REVIEW: Wisting (S1 E5&6/10)

I wondered last week whether Wisting – the 10-part Norwegian series – will spin the Line kidnap storyline out for another 10 episodes, or whether, because there were a full six episodes left, she would shuffle off this mortal coil quite quickly.

Just before Christmas, we saw that Sarah Phelps had melded two Tana French novels into one, eight-part series (Dublin Murders), and I just automatically assumed this was going to be the case with Wisting because Dublin Murders was so fresh in my mind. But no – as Our Charlotte has pointed out this series of 10 episodes features two Jørn Lier Horst novels (The Caveman and The Hunting Dogs) in separate instalments (ie. five episodes per story).

This was a bit of a relief, not least because I really couldn’t see how they could stretch that Line story out for so long. So we didn’t have to worry about that.

Episode five, the final episode of the first story, was fast-paced and very watchable. I wrote in my initial review of Wisting that William Wisting – the series’ lead character no less – was a bit on the dreary side, but here, with real jeopardy hanging over him, he really kicked into action – he was desperate, anxious, and angry, stomping around from one place to the other and kicking down doors searching for this daughter (who was locked away in Godwin’s boot).

It kind of went the way you’d expect it to go – there were no real big twists and turns, just a few red herrings, and some serious momentum ramped up thanks to the strong join-the-dots element. Eventually, Wisting did locate and rescue his daughter after a bit of jump from a helicopter and a punch-up in front of a burning barn, almost action hero style. In the end, it was fitting that FBI agent Maggie Griffin got to shoot her nemesis and Wisting (with some help from Line) pushed Godwin down into a well.

The denouement to that story was all tense and enjoyable, but once it was all over I had to take a step back and ask myself: what actually just happened there? Because really…  I had no idea. The body of a Norwegian man was found, and the DNA of  American serial killer Robert Godwin found on him. Viggo Hansen had died on his sofa, and his death was being investigated by Line. Viggo, it was established, had been watching a programme on serial killers when he died and, previously, had been hospitalised because of delusions – he maintained that someone he went to school with, Ole Ling, had somehow changed into someone else… and Ole Ling had been identified as the man whose identity Robert Godwin took. So poor Viggo was right all along – he wasn’t having delusions.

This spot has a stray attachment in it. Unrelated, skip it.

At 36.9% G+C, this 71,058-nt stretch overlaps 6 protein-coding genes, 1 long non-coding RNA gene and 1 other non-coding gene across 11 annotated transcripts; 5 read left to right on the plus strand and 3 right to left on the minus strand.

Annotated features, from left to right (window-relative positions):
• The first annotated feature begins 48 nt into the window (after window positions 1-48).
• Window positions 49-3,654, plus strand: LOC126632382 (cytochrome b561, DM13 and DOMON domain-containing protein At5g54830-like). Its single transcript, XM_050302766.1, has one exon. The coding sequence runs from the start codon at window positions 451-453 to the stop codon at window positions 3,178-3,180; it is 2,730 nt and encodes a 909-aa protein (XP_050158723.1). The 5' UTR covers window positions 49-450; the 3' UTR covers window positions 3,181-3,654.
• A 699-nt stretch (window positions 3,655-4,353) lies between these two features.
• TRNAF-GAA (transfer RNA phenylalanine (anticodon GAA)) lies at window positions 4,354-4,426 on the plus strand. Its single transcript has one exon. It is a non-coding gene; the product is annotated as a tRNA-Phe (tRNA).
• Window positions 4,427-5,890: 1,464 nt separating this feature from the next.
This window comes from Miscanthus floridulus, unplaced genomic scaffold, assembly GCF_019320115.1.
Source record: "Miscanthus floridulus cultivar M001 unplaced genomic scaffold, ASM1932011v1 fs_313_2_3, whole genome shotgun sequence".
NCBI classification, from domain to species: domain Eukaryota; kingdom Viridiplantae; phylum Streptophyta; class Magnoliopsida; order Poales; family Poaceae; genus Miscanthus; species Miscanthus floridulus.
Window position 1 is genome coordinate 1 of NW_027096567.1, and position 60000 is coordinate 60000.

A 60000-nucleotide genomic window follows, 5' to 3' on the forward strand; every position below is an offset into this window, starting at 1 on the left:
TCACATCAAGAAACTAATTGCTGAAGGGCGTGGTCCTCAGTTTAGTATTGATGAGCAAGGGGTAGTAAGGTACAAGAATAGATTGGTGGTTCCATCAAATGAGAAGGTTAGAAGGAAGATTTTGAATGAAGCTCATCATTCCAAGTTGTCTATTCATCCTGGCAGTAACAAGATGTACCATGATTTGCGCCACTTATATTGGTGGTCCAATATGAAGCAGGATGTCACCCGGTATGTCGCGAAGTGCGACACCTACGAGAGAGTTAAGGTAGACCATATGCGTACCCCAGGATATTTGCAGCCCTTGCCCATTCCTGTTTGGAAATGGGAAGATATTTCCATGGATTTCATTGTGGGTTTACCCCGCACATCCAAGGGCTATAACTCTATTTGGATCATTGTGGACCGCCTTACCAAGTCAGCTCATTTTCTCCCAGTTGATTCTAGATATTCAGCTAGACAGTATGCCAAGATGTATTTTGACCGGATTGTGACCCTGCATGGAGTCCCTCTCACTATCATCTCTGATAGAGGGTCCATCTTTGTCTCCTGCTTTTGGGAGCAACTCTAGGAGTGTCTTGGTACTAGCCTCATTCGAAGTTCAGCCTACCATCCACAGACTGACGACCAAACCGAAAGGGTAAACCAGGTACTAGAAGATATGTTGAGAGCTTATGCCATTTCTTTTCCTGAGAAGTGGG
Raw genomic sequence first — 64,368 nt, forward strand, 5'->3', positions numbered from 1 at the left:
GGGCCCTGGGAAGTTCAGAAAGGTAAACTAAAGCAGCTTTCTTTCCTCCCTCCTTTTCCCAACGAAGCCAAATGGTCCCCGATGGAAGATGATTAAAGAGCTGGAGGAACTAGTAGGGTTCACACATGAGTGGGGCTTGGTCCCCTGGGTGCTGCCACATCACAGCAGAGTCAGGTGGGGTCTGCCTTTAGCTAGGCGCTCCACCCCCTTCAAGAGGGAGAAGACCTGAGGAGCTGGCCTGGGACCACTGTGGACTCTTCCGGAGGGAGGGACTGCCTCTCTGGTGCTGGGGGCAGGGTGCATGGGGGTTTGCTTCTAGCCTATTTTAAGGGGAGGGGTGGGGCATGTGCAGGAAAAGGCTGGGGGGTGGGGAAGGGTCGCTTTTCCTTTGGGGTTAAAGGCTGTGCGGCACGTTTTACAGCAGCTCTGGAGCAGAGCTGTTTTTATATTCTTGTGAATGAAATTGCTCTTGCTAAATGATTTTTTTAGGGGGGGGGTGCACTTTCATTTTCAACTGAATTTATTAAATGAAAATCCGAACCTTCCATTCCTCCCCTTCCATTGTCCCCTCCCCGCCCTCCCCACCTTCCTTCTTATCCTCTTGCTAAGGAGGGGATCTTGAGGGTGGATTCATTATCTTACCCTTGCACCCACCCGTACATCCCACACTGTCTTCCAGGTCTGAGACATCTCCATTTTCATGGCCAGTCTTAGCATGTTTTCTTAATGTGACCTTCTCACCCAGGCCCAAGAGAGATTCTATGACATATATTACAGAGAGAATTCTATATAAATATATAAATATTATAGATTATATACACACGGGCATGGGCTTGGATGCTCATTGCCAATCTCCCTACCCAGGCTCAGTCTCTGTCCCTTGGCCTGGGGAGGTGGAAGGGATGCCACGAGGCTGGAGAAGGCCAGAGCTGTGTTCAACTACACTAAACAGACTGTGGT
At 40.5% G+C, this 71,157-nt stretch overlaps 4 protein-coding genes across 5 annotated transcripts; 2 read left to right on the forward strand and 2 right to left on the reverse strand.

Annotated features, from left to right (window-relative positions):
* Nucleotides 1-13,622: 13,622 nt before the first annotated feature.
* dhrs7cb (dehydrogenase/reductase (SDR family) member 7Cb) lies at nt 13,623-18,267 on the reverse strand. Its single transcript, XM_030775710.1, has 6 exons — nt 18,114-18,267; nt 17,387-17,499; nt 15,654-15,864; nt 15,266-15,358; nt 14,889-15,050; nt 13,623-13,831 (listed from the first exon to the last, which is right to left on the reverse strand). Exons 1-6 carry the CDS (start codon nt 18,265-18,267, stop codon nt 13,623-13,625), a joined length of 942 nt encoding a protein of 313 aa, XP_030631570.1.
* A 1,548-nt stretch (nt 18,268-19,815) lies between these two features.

But how did Viggo really die, and what was his link to Crabb? I had to consult Our Charlotte to discuss it, and she confirmed that Crabb had visited Viggo one summer. But I still wasn’t sure why.

It was all a bit of a mess and the links between the two men seemed very tenuous, but thankfully the sheer pace and momentum carried you through. Despite all the plot stuff, it was a good watch.

In episode six, a new story began.

In that first story, we were briefly introduced to Vidar Haglund, who had just got out of prison for, what he claimed,  a murder he didn’t commit (ex-copper and now full-time stalker Frank Robekk was on his trail, and still was).

Now, after being lauded as a hero for catching Robert Godwin, Wisting was invited onto a national news show to talk about his exploits. Except that on the same show, Haglund’s lawyer was also invited on and blindsided Wisting, accusing him and the police of planting evidence during the investigation into the murder of Cecilia Linde and wrongfully convicting his client.

This episode was all about showing how Wisting went from hero to (almost) zero. With Line’s newspaper, VG, leading the charge of reporting his fall from grace and his own boss suspending him, he was in a spot of bother. Haglund’s conviction, it seemed, hinged on the DNA found on three cigarette butts found at the scene of the crime, which was now being disputed by everyone.

Elsewhere, Line was back in Oslo and was furious at her newspaper’s treatment of her father. So she was sent out to investigate a murder case – a dog walker was found clubbed to death in one of the city’s parks – and, as ever, she got into some scrapes. What are the odds that these two cases will somehow collide like they did in the first story?

The episode finished on an interesting note, and a bit of a twist: Wisting, gathering evidence from the Cecilia Linde case before he was chucked out of the building, more or less admitted to his boss Andrea that he had tampered the evidence to make the case ‘go away’ after she had put out a dodgy statement.

So William Wisting, that impassive policeman who seems like a decent guy is suddenly thrust into a corruption case. Interesting turn of events.

Paul Hirons